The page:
Western Rite Orthodoxy?

There is a new church being built along a road I travel occasionally. A sign finally went up and it is going to be an Orthodox Church. Since it didn’t say “Greek Orthodox” or “Russian Orthodox”, I looked it up on the web. It is a multi-denominational Western Rite Orthodox Church.

I have never heard of this. Can anyone give more information on it’s origins or relation to other Orthodox Churches?

stpaulsorthodox.org/

This parish is part of the Western Rite Vicariate of the Antiochian Orthodox Church.

Keep in mind there are far more than just the Greek and Russian Churches.

The Western Rite Churches are Orthodox Churches which use one of a number of Western based Liturgies (The Liturgy of St. Tikhon based off one of the Anglican Liturgies, and I believe the Liturgy of St. Gregory based off the Tridentine Mass are the two most common).

Generally these Churches come under the Antiochian Orthodox Church, or the Russian Orthodox Church Outside of Russia (ROCOR), a branch of the Russian Orthodox Church.

Although the website doesn’t say it, looking up the Bishop indicates that this one is Antiochian (in fact you can see his comments on the Western Rite on the Antiochian Archdiocese website here.)

edit: I stand corrected, it does say it is Antiochian under the “about the Parish” tab

quick correction its not a multi- denominational church it’s an Orthodox Church that has people who where are ready Orthodox or who have come from various denominations before converting to Orthodoxy. there’s no such thing as denominations in the Orthodox Church.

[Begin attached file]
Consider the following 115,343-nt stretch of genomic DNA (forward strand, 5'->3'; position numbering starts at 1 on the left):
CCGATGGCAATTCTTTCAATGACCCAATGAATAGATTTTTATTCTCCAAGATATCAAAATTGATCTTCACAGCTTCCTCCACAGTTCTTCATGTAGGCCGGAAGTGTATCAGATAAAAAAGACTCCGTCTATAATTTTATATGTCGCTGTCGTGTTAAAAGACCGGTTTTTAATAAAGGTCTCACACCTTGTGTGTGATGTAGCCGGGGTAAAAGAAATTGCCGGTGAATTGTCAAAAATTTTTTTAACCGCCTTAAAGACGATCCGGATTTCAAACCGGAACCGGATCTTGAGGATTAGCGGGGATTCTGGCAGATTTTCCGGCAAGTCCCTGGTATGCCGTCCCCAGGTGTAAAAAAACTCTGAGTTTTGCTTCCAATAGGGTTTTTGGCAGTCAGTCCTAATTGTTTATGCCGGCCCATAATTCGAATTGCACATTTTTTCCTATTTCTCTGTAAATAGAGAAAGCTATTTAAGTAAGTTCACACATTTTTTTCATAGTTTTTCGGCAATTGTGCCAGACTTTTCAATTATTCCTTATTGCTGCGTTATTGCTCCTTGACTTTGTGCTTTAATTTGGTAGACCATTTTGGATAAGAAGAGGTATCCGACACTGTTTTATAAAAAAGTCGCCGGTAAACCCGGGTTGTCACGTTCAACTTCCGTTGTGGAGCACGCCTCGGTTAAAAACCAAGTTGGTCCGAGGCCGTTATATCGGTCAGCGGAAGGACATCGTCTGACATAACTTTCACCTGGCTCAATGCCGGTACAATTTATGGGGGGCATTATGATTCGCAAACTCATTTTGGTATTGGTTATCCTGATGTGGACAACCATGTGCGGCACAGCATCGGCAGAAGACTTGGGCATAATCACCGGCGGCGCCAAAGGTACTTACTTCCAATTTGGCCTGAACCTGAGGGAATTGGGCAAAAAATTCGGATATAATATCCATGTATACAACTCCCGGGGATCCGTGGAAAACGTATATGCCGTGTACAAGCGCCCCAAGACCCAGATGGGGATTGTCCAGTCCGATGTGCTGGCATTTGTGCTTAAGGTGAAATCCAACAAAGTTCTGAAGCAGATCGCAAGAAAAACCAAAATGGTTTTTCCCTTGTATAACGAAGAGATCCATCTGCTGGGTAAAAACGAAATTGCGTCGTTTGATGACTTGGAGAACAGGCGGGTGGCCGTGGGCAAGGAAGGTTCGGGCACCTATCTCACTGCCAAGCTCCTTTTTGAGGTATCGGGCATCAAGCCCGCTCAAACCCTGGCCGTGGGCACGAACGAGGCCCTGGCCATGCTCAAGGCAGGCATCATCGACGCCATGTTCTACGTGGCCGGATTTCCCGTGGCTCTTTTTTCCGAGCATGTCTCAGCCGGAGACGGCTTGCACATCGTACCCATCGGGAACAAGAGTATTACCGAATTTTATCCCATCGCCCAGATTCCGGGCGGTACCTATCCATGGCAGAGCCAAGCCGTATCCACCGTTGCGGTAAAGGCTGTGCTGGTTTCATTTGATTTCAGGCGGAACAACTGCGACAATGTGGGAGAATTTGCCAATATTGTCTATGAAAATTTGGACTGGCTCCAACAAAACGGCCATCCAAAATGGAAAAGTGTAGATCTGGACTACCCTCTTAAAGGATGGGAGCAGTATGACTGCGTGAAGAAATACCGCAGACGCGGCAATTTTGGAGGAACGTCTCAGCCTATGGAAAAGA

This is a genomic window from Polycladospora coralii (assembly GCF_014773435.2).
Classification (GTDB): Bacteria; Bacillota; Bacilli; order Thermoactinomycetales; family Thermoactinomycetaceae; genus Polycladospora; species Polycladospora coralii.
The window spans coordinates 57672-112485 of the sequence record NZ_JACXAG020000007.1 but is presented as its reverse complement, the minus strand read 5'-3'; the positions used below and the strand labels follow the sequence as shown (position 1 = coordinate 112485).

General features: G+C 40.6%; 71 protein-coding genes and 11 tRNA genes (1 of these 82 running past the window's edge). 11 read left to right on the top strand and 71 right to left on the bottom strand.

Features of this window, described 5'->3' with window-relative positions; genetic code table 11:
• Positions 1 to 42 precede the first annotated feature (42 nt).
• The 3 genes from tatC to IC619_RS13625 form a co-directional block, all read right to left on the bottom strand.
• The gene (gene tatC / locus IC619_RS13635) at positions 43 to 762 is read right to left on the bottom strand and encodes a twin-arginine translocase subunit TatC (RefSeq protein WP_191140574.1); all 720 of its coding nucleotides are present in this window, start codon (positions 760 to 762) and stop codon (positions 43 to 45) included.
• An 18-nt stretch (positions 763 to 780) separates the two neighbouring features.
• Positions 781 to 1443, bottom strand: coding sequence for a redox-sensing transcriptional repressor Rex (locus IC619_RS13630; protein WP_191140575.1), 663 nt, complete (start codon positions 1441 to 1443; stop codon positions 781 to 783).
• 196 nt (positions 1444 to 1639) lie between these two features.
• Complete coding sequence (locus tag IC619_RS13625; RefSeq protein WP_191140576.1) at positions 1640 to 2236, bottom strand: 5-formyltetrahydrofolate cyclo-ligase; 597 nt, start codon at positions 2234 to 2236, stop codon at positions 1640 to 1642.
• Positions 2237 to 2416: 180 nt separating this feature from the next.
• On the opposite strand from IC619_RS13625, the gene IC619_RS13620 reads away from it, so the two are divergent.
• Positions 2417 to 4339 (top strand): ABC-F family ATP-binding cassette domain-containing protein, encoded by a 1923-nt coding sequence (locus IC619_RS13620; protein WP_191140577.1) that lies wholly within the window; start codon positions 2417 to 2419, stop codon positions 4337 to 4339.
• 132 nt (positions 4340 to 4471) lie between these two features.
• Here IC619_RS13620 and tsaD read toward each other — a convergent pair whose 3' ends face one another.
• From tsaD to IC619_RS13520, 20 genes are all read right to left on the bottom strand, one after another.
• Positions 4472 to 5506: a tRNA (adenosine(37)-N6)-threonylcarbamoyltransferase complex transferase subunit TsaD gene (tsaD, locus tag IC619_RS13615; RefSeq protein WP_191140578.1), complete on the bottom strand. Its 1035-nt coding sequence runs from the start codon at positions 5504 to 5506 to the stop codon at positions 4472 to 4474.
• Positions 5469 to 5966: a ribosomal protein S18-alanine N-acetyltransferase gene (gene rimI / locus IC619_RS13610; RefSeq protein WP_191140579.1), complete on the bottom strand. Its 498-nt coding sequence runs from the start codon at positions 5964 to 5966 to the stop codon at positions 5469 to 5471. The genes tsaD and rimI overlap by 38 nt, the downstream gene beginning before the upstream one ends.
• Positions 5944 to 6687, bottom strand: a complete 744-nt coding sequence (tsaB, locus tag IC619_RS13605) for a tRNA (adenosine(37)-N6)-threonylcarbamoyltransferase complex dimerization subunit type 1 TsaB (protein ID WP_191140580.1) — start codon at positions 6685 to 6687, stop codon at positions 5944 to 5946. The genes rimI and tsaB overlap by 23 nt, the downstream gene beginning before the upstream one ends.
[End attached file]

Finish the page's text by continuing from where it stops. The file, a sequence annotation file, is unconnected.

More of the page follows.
Others have already given good answers. From the outside Western Orthodoxy looks like traditional Roman Catholicism, almost like a Tridentine Mass but in English. It’s beliefs are all Orthodox, so no indulgences, no venial vs. mortal sin, no pope, and often more recent feast days aren’t celebrated, such as the Feast of the Sacred Heart. Western Orthodox parishes generally have a wider variety of services than the typical Roman Catholic parish, such as Vespers and Matins, the Churching of Women, and other traditional celebrations which might’ve fallen by the wayside. Their priests can be married, they’ll sometimes have Western style Iconography (think Romanesque or Carolingian art) and their Communion will, in the Orthodox manner, be received under both kinds though the Bread will have yeast in it but they look like Western style hosts.

My wife was brought into The Church in the Western Rite, and as I was a traditional Roman Catholic before I converted, we sometimes still use Western style prayers and rituals in our home. A list of many of these, such as Morning and Evening Prayer, House Blessings, and various prayers can be found here, along with pretty much any other Text that might be required of the Western Rite.